You'd think the children would get tired of it by now, but they never do. We were all sitting in the living room, and I think it was one of the girls who brought it up.

"Tell us, Dad, how you used to just go in a bank and ask the man for a 30-year mortgage on a house and he'd give it to you."

I leaned back in my chair, took a puff on my cigar and said, "Well, it was maybe nine or 10 years ago -- I'm not exactly sure. Every paper was running these big advertisements from the banks, and the savings and loan companies were urging you to come in and borrow as much as you wanted to buy a house."

My daughter Connie said to her husband, "You see, didn't I tell you it was so? Dad doesn't lie."

My son-in-law said, "Yeah, but what was the gimmick? Why would a bank or savings and loan company want to lend you money to buy a house?

"That was their business then, Randy. They had money lying all over the place, and they didn't know what to do with it. They practically came out on the sidewalks on their knees with fistfuls of dollars begging you to take it."

"Yeah, but how much interest were they asking?" my son-in-law wanted to know.

"Five-and-a-half percent, maybe 6 if you got unlucky."

"Ah, come on, Dad," my daughter said, "you're making this all up. No bank ever loaned people money at 5 1/2 percent."

"Ask your mother. She was there when I applied for the loan. She thought 5 1/2 percent was too high for 30 years, but I wasn't in the mood to shop around, so I took it."

"And how much did a house cost in those days, Dad?" my daughter asked.

"You could get a very nice one with three bedrooms and two baths, and a completely installed kitchen and recreation room on a fair-sized lot, for somewhere around $50,000."

"Now I know you're making fun of us," my son-in-law said. "There is no way anyone could ever buy a home for that."

"Oh yeah?" I said. "Suppose I told you there used to be homes in very nice neighborhoods you could pick up for $35,000 and no down payment?"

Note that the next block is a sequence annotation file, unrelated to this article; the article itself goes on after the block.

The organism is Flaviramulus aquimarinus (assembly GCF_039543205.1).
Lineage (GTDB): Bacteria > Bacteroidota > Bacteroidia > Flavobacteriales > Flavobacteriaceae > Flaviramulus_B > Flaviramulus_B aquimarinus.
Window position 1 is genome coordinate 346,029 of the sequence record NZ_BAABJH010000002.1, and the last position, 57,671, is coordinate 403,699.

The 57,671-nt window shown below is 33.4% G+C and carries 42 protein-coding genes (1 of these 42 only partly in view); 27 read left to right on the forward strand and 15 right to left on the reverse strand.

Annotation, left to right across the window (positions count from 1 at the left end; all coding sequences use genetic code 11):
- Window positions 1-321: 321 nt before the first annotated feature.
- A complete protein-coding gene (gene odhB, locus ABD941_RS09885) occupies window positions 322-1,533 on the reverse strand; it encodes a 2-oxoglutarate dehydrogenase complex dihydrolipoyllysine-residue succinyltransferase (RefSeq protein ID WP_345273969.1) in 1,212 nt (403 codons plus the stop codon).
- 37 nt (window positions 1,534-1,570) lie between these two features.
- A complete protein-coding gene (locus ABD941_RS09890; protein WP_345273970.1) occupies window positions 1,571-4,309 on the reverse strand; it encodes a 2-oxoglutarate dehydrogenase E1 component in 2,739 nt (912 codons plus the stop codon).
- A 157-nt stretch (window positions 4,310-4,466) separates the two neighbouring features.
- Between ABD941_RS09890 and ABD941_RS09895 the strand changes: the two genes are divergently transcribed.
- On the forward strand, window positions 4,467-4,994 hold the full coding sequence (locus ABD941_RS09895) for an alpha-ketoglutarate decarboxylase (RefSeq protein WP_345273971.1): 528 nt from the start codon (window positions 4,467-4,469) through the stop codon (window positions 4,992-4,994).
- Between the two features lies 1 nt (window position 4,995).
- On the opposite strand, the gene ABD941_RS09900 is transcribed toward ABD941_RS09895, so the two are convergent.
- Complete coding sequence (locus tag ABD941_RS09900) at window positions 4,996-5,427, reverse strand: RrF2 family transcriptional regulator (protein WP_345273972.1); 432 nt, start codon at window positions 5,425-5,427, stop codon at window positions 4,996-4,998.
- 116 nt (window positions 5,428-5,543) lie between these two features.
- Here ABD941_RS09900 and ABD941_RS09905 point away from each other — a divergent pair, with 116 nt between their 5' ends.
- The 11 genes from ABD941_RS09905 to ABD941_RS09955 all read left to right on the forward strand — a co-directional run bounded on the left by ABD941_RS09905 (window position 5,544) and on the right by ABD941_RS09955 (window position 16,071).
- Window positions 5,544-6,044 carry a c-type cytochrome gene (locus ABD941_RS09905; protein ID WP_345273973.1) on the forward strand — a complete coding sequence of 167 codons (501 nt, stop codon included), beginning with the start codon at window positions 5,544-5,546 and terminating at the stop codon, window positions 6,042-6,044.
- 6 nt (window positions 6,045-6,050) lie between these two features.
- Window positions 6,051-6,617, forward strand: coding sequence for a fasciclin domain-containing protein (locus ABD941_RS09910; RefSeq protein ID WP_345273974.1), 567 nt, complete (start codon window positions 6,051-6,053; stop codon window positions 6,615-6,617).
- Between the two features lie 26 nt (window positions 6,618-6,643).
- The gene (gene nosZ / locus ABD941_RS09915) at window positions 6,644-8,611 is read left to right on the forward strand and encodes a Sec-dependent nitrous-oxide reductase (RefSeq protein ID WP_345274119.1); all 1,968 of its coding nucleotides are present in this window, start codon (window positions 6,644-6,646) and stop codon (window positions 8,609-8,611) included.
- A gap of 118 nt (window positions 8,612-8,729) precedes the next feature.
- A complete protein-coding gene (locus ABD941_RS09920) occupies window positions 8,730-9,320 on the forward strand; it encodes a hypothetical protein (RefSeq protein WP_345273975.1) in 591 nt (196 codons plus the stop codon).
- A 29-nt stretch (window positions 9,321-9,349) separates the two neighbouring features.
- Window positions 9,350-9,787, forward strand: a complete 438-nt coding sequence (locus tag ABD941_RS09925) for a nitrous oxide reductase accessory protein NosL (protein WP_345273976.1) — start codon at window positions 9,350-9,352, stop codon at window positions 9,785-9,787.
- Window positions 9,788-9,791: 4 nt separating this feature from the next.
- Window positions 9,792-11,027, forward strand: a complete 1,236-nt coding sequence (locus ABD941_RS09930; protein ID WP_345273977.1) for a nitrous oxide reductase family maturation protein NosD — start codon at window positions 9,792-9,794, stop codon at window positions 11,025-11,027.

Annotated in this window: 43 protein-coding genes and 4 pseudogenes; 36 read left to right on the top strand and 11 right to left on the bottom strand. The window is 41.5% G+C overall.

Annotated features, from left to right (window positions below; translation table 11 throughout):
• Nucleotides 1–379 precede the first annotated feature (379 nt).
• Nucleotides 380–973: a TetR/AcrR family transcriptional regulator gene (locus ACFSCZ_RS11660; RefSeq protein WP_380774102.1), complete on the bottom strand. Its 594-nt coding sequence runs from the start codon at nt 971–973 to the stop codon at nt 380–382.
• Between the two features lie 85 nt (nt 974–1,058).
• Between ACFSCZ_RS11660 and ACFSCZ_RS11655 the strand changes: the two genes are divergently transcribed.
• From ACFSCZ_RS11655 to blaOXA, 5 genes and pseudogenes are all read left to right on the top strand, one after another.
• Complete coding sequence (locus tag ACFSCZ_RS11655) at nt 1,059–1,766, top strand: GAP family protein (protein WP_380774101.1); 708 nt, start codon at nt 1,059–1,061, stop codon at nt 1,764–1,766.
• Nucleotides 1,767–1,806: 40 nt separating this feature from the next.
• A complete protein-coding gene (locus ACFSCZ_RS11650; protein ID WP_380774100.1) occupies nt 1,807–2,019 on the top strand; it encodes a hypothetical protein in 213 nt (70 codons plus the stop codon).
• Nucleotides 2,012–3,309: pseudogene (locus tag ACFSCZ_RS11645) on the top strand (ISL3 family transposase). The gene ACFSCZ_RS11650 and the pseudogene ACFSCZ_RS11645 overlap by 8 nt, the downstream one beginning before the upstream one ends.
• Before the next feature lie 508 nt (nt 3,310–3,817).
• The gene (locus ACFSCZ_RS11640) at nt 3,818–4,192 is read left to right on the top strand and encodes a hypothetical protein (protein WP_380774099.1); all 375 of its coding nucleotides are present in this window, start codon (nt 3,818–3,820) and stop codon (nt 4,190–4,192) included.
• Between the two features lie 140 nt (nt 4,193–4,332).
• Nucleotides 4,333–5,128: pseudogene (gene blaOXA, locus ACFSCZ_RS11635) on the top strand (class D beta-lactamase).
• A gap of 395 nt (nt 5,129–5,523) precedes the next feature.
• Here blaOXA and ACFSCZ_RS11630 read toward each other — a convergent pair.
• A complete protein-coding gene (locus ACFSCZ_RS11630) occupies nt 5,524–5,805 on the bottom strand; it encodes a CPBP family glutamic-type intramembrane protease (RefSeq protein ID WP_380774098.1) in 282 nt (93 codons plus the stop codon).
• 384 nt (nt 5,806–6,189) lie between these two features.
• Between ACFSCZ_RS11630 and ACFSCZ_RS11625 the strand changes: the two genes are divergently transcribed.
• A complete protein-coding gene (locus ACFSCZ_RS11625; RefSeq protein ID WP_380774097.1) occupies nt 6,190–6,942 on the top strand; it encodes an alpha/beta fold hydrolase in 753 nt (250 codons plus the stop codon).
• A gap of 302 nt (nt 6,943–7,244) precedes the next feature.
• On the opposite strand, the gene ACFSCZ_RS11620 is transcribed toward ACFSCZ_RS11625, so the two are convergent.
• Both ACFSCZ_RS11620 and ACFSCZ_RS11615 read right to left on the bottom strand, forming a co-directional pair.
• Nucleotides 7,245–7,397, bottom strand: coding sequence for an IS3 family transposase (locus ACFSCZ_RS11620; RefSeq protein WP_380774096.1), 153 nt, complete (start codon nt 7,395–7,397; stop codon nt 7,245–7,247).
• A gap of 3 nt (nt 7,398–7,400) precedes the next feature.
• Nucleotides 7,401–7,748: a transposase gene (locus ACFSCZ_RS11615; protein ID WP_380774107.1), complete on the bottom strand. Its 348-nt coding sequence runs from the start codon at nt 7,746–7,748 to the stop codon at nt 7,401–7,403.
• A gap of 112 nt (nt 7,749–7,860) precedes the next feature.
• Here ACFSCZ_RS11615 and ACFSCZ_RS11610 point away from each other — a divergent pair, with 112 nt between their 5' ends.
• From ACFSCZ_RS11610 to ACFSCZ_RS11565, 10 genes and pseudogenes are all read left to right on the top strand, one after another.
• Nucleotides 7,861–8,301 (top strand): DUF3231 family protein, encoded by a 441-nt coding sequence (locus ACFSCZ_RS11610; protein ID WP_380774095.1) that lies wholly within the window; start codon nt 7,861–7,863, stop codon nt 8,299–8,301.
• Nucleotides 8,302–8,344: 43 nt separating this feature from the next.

I let that one sink in.

My other daughter said, "Didn't you and Mom almost buy a house for $40,000 in 1963 that recently sold for $450,000 right on the Potomac River?"

"Yup. I turned it down because the owner wouldn't paint it, and I was darned if I was going to pay $500 to put on a new coat. You want to know something? When it sold for $450,000 it still hadn't been painted."

My son-in-law said, "Connie tells me you were offered a town house in Georgetown for $57,000 with a swimming pool in the back."

"I might have bought it, but the savings and loan fellow got snooty and said because the house was built in 1789 he could only give me a $50,000 loan at 6 percent for 25 years. I don't like anyone taking me for a fool, so I just told him what he could do with his loan. Your mother was there."

"I remember it well," my wife said. "Still think about it every time I drive by the house."

"Gosh," my daughter said. "They must have been wonderful days. To think, anybody who wanted to could just go in and buy a home."

I took another puff on my cigar.

"Lets say they were different. You see, we fellows who came back from the second big war knew how to talk to bankers and savings and loan people. They understood we weren't about to pay more than 6 percent for a loan, and so they didn't push us around. But the kids today don't have any backbone. They'll accept any amount of interest the bank asks for. Heck, if someone ever wanted me to pay 16 percent on a mortgage, I would pick up the papers and make him eat them."

"Now stop that kind of talk," my wife said. "You're just putting on a show for the kids."

"Let him talk, Mom," my daughter Jenny said. "Tell us the time Joe DiMaggio called you up, Dad, and asked you why you didn't want to borrow any more money from the Bowery Savings Bank in New York City."